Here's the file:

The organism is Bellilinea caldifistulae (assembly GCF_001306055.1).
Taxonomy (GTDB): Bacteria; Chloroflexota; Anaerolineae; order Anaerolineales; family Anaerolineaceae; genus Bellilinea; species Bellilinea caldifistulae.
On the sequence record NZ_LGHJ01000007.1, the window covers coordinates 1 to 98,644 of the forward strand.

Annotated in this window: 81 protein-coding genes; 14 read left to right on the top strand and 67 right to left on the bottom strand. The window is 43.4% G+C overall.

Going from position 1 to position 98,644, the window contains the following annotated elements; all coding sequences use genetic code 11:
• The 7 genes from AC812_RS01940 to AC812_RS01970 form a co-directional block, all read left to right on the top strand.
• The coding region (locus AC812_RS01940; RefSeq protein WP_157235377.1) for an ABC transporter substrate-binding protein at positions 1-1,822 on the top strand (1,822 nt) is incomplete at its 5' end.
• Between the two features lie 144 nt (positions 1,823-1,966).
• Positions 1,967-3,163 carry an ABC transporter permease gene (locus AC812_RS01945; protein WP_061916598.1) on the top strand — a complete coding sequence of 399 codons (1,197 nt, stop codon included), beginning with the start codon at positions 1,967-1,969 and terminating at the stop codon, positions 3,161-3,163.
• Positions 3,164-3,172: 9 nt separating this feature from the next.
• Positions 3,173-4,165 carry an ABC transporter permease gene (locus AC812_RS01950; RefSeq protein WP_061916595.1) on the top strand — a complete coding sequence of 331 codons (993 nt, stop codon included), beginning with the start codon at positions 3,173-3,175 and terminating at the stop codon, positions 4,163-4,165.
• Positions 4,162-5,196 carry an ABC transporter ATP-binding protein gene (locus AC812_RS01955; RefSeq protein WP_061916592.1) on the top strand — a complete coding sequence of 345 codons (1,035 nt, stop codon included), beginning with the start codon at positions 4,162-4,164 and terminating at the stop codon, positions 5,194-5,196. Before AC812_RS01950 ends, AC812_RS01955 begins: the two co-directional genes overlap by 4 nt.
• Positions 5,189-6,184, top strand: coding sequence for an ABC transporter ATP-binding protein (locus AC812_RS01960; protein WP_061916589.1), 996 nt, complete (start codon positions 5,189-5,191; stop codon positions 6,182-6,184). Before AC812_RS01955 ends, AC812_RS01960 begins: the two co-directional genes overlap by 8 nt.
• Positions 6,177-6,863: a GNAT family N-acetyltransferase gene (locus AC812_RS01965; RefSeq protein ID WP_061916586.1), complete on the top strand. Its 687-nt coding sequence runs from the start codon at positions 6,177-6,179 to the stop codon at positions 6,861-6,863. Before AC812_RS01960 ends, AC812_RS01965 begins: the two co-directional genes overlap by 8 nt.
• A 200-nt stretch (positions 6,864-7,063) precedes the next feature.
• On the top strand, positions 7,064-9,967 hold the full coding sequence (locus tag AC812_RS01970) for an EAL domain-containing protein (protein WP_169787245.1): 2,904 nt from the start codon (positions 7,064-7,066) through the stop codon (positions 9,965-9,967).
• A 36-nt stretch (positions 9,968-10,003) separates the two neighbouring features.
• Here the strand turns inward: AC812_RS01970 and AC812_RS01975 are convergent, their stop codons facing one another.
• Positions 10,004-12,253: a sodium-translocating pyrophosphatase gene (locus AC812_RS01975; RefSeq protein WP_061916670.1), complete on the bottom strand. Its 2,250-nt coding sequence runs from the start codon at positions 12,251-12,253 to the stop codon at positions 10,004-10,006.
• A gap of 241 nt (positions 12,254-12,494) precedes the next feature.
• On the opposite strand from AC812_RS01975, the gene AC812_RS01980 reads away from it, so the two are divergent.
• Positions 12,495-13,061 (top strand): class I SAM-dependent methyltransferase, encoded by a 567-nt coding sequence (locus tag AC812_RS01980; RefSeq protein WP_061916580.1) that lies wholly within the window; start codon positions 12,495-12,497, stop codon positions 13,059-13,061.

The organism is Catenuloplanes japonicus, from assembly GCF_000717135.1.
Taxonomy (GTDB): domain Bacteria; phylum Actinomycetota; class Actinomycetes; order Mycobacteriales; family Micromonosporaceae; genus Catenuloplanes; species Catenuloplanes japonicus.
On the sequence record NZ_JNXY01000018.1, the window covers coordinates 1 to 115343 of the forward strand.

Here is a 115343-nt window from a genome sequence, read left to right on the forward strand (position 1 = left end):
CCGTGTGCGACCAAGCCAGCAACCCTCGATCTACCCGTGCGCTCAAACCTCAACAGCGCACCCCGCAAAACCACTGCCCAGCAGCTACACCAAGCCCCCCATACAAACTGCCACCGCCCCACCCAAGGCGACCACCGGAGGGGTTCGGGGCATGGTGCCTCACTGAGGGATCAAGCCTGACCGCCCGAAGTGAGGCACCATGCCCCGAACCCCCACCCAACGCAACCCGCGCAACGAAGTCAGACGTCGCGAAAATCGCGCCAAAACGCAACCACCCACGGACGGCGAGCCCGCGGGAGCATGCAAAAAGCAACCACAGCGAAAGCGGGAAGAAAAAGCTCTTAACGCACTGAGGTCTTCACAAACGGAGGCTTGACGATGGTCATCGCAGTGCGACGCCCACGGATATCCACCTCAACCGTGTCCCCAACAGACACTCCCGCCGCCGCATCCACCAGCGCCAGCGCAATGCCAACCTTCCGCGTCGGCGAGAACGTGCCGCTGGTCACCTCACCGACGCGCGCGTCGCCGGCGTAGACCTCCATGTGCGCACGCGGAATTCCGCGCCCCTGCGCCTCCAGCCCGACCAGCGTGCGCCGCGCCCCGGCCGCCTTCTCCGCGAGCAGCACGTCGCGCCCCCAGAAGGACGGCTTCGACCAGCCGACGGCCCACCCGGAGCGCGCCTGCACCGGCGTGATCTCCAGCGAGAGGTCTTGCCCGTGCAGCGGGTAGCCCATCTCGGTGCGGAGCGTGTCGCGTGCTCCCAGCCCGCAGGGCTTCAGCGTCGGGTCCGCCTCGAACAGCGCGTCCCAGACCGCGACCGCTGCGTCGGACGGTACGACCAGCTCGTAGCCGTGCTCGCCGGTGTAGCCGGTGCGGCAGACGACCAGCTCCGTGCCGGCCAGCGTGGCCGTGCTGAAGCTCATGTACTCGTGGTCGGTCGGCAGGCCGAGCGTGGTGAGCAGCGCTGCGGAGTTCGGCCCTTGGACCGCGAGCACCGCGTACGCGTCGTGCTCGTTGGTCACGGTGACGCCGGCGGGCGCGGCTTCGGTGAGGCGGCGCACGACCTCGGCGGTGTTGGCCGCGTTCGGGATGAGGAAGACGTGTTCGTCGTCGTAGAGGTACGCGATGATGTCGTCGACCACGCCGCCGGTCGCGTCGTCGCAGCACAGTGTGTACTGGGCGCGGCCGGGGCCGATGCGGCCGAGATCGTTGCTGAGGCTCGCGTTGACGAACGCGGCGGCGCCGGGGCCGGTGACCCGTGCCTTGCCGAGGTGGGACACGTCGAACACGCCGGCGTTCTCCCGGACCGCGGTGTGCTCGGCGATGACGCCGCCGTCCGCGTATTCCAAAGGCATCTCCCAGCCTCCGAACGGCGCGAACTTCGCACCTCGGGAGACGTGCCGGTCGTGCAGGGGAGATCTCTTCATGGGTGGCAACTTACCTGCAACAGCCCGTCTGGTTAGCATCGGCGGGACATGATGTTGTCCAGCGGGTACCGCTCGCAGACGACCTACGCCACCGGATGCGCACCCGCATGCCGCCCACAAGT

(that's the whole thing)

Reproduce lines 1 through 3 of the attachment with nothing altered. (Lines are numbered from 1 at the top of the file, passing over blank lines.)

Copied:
The organism is Bellilinea caldifistulae (assembly GCF_001306055.1).
Taxonomy (GTDB): Bacteria; Chloroflexota; Anaerolineae; order Anaerolineales; family Anaerolineaceae; genus Bellilinea; species Bellilinea caldifistulae.
On the sequence record NZ_LGHJ01000007.1, the window covers coordinates 1 to 98,644 of the forward strand.